Writer’s Block Party | Required Ones To Watch Shorts
Written and Directed by Gabriella Sipe
The only thing more terrifying than the blank page for a writer is the page that is only half blank. Writer’s block hits and your story grinds to a halt. Where do you go next? How will the story end? So many questions can weigh so heavy on a writer that they often feel burdened by a need to wrap things up. Writer’s Block Party is a short that tries to encapsulate that agony while also presenting the dilemma as a whimsical story of conquering your blockage.
Helena, a murder mystery writer, finds herself stuck on finishing her latest work. It haunts her at work as her characters come to life and hound her for bringing her story to a close. When she returns home with her characters eager to bring the mystery to a close, she shocks them all to reveal she doesn’t have a plan for the ending. She struggles to wrack her brain for a solution but just can’t find it. She even considers scrapping the story altogether.
This short feature thankfully doesn’t linger too much on its simple premise. The acting feels a tad lacking in how characters speak more with the bravado of projecting theater students than ever feeling like accurate articulations of writer fantasies. The tone is also pretty whimsical to the point where a lot of the dread that comes from writer’s block, in addition to the fantasy characters questioning their purpose, doesn’t feel as compounding.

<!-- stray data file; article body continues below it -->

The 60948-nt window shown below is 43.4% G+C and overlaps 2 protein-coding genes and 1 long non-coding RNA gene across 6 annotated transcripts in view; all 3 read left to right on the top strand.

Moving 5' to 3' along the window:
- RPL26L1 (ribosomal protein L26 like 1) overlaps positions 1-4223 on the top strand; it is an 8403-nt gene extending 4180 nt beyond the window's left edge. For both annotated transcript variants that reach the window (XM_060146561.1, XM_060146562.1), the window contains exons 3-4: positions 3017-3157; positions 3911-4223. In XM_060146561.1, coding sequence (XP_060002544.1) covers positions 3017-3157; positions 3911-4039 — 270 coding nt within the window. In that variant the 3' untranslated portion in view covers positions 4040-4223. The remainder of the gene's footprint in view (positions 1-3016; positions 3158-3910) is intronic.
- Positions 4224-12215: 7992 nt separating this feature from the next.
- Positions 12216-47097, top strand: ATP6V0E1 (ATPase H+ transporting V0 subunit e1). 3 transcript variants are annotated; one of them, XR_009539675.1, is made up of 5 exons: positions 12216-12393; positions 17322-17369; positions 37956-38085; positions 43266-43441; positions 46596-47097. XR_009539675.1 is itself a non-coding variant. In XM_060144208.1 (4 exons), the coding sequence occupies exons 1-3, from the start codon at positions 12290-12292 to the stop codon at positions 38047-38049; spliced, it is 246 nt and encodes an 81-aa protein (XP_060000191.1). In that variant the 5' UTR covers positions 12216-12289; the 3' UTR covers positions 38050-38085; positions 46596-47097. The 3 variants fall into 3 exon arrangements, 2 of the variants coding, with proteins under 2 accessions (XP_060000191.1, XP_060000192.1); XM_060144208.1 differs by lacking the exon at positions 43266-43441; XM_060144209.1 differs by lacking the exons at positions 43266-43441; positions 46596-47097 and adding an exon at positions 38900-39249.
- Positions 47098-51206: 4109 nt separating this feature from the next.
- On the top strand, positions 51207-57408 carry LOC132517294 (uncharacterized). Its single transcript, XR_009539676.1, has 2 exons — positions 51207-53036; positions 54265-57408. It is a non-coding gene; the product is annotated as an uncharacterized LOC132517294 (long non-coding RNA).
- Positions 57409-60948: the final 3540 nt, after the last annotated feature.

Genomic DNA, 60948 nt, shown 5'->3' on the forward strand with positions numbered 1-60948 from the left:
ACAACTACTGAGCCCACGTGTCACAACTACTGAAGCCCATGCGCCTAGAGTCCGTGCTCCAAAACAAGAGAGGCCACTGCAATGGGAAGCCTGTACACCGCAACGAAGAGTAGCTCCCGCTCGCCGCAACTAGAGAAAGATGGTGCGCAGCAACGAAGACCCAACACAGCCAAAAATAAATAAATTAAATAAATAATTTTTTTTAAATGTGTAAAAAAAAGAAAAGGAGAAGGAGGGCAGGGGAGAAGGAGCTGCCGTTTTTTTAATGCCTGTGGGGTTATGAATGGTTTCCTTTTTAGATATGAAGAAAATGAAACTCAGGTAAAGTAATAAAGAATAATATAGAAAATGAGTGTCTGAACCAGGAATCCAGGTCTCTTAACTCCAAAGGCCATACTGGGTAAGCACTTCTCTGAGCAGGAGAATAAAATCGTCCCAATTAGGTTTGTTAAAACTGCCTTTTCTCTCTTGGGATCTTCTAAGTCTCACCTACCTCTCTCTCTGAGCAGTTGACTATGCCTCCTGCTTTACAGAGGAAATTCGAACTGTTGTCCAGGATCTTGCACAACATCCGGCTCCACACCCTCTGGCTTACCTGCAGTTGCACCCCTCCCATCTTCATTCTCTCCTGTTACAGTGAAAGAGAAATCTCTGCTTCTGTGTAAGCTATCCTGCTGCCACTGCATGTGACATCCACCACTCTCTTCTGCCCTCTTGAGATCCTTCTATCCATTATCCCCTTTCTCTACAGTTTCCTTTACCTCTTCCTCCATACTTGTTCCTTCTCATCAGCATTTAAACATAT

This lightness does, however, bode better for the second act where Helena finds herself working out her dilemma by merely wracking it around in her brain for a bit. That much feels relatable and brings the film less out of its dreamlike wonderment for the writing process. The characters, however, feel more like ciphers for the components of writing than ever having any quirks of their own. Helena is simplified and that’s perfectly fine for her to act as a sort of surrogate for the writer audience. But her written characters don’t seem to leap off the page, seeming so simple it makes one question just how much these players are expanded upon in her own manuscript.
Writer’s Block Party does have some worth in that it may inspire some young writers to keep going and work out the issues of a story in their head. The ending gets a little too pie-in-the-sky by quickly cutting to Helena being a successful writer at a book signing (one assumes she’s a famous writer based on the reactions of those commenting on her book). However hard such a conclusion is to swallow, that solving writer’s block immediately leaps to success, it will certainly hold some inspiration for aspiring writers who need a small boost of relatable warmth.